If you need a hedonistic binge: You’ll soon hear distant calypso music filling the barbecued night air. That’s your cue to follow the sound of steel drums and behold this West Indies invention — listening music — that doubles as delivery for satire and political commentary. You can hire a cabbie who’ll take you wherever you want to go for the night, all night, for about $20.
Local draft: $1.25, with Guns N’ Roses soundtrack
What you’ll save on: A handmade bamboo river raft, just $15
Why here? Americans abroad are sometimes met by a level of wariness, but expect Laotians to welcome you warmly, despite America bombing the country profligately during the Vietnam War. Take a rat-race sabbatical to this Buddhist country, and you’ll chill out, and probably learn to cook vegetables better than anyone you know. Once landing here, you’ll soon start walking and talking much slower. The expat scene is equal parts industrious and whacko; look for Americans and Aussies in bars and restaurants in Vientiane, the capital city and party spot.
Affordable adventure: In Laos, currency exchange rate fluctuations usually remain on your side. Accessible only by boat, Muang Ngoi Neua is an idyllic village on an elevated riverside plain cradled by mountains. A refreshing departure from Southeast Asia’s earsplitting transport madness, the little town remains blissfully devoid of motorized vehicles. Here, the vertical limestone cliff formations create a cathedral panorama, and a dramatic setting along the River Ou where unforgettable hiking and rafting excursions await. You’ll also mingle with sexy backpackers from at least 10 different countries.
If you need a hedonistic binge: Get a deep tissue massage or three every day. At $6-$10 an hour, you can afford that here. In this part of the world, they call foreigners falang and they tend to pay double the local price for everything. Every Lao town has a go-to guy or gal who, for a fair wage, can cut the hassles and make travelers’ whimsical dreams come true. On a professional level, they would be called fixers. Hire you an all-purpose wingman and roll big wherever you go.
Local draft: $1.75, served by someone who has no idea they could make a living as a model in the US
What you’ll save on: A two-hour bus ride crossing remarkable mountain range separating Adriatic coast with inland capital runs just $7.
Why here? Free of the Communist hangover that hung in the former Yugoslavian states post-1991, Montenegro is rocking it. The capital, Podgorica, has its share of uniform, sober buildings echoing the dismal Soviet concrete era, but the mannerly hard-working locals make it shine. But this place is not all about work. They also know how to party. Routine vodka-swilling haunts aside, chic nightlife options abound.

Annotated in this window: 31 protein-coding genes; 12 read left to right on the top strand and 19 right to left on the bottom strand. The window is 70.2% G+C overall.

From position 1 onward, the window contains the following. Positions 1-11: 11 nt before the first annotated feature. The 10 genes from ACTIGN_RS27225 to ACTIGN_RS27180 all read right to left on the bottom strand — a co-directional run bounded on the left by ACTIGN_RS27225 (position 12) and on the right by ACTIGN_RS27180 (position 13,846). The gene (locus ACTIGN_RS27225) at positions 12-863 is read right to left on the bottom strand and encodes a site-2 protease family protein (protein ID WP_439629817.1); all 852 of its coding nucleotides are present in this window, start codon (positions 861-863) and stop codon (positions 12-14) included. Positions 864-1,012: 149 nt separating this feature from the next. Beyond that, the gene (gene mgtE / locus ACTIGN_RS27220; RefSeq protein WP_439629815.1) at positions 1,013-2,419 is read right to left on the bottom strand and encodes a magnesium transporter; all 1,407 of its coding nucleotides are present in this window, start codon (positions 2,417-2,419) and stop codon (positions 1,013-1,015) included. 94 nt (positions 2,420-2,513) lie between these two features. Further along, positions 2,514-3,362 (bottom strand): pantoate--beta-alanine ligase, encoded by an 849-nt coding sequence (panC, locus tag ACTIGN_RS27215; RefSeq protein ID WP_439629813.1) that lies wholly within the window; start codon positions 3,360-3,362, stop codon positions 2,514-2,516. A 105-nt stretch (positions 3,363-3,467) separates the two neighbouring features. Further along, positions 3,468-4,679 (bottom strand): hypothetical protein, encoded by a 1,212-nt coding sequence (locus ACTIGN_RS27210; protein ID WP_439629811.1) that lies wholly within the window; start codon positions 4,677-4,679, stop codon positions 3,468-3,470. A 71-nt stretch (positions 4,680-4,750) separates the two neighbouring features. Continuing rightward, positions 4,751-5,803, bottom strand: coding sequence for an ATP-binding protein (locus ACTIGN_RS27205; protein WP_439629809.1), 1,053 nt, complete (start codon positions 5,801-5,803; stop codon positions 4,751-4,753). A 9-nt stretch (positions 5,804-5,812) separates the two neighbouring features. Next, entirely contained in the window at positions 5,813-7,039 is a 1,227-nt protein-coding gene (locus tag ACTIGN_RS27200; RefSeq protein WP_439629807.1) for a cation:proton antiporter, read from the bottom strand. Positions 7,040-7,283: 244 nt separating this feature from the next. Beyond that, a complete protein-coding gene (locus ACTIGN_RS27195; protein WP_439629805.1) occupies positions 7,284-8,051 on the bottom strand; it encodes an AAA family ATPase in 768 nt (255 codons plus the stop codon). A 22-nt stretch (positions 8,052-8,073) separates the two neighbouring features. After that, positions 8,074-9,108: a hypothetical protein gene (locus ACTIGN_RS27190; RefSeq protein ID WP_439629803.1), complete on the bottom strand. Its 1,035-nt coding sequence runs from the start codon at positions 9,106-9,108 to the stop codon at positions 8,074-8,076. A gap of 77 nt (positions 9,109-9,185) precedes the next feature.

Affordable adventure: The mountainous, euro-using country has miles of gorgeous Adriatic Sea coastline, but the real fun happens in Podgorica’s sprawling open-air restaurants overlooking the cooling Morača River, where ethno folk bands with accordions and harmonicas taking center stage serve as the backdrop. Nothing comes easy when a country emerges from a dictatorship into a democracy, but you can afford to live in style here while they figure it all out.
If you need a hedonistic binge: A highlight of the Old World Adriatic Sea side of this country of 750,000 residents is severely romantic Perast, a soulful, mountain base-hugging village on the Bay of Kotor. This stunning snapshot of native waterside culture can be taken in from several waterfront establishments. Versus more touristy parts of Europe (Italy is across the way), Perast is a bargain, full of locals who seem to enjoy Americans. On the edge of town, the Pirate Bar (not a play on words like it might be in California) is the choice for imbibing and snacking while overlooking the bay and mountains, which are all perfectly illuminated by serious sunsets.
Local draft: $1.15, likely in a joint where the walls can talk
What you’ll save on: Gift-giving back home. Nifty local handicrafts cost bupkis.
Why here? Nestled between powerhouses China and India, this hypnotizing nation allows you to travel back in time, which also applies to its cost of living. Kathmandu, with a surplus of UNESCO World Heritage Sites, is one of those big towns (like Ushuaia, Argentina, the gateway to Antarctica) where every traveler is amped to the max since they are either preparing for or returning from one of their life’s most epic experiences in the Himalayas.
Even while living there long-term, you’ll never tire of that adventurous energy. Nepal’s intensity lies in its out-of-this-world mountain scenery, embedded spirituality, and antique temples and villages. This crossroads for meeting down-to-earth (or coming-back-to-earth) travelers is a people-watching dream come true.